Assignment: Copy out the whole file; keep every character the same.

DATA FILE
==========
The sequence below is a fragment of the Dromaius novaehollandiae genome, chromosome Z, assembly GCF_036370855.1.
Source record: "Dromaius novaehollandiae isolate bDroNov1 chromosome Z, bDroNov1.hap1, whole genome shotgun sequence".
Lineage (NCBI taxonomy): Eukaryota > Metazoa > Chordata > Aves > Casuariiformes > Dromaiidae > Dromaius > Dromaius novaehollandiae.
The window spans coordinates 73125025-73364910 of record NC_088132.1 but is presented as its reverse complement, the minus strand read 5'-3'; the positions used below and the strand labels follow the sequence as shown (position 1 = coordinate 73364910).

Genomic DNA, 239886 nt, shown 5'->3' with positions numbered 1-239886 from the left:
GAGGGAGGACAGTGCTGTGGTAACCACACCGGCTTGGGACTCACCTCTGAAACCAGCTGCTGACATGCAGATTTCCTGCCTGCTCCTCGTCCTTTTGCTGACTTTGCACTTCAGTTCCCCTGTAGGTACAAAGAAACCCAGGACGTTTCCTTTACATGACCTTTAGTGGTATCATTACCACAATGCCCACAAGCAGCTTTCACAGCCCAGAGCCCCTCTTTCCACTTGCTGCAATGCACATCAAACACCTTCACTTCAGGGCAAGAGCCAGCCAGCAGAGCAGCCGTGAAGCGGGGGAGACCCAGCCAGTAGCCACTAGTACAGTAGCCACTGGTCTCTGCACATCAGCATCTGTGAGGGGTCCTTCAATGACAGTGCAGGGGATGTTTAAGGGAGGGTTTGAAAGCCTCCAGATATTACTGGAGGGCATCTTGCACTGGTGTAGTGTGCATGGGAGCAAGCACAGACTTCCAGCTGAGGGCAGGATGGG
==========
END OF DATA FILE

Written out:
The sequence below is a fragment of the Dromaius novaehollandiae genome, chromosome Z, assembly GCF_036370855.1.
Source record: "Dromaius novaehollandiae isolate bDroNov1 chromosome Z, bDroNov1.hap1, whole genome shotgun sequence".
Lineage (NCBI taxonomy): Eukaryota > Metazoa > Chordata > Aves > Casuariiformes > Dromaiidae > Dromaius > Dromaius novaehollandiae.
The window spans coordinates 73125025-73364910 of record NC_088132.1 but is presented as its reverse complement, the minus strand read 5'-3'; the positions used below and the strand labels follow the sequence as shown (position 1 = coordinate 73364910).

Genomic DNA, 239886 nt, shown 5'->3' with positions numbered 1-239886 from the left:
GAGGGAGGACAGTGCTGTGGTAACCACACCGGCTTGGGACTCACCTCTGAAACCAGCTGCTGACATGCAGATTTCCTGCCTGCTCCTCGTCCTTTTGCTGACTTTGCACTTCAGTTCCCCTGTAGGTACAAAGAAACCCAGGACGTTTCCTTTACATGACCTTTAGTGGTATCATTACCACAATGCCCACAAGCAGCTTTCACAGCCCAGAGCCCCTCTTTCCACTTGCTGCAATGCACATCAAACACCTTCACTTCAGGGCAAGAGCCAGCCAGCAGAGCAGCCGTGAAGCGGGGGAGACCCAGCCAGTAGCCACTAGTACAGTAGCCACTGGTCTCTGCACATCAGCATCTGTGAGGGGTCCTTCAATGACAGTGCAGGGGATGTTTAAGGGAGGGTTTGAAAGCCTCCAGATATTACTGGAGGGCATCTTGCACTGGTGTAGTGTGCATGGGAGCAAGCACAGACTTCCAGCTGAGGGCAGGATGGG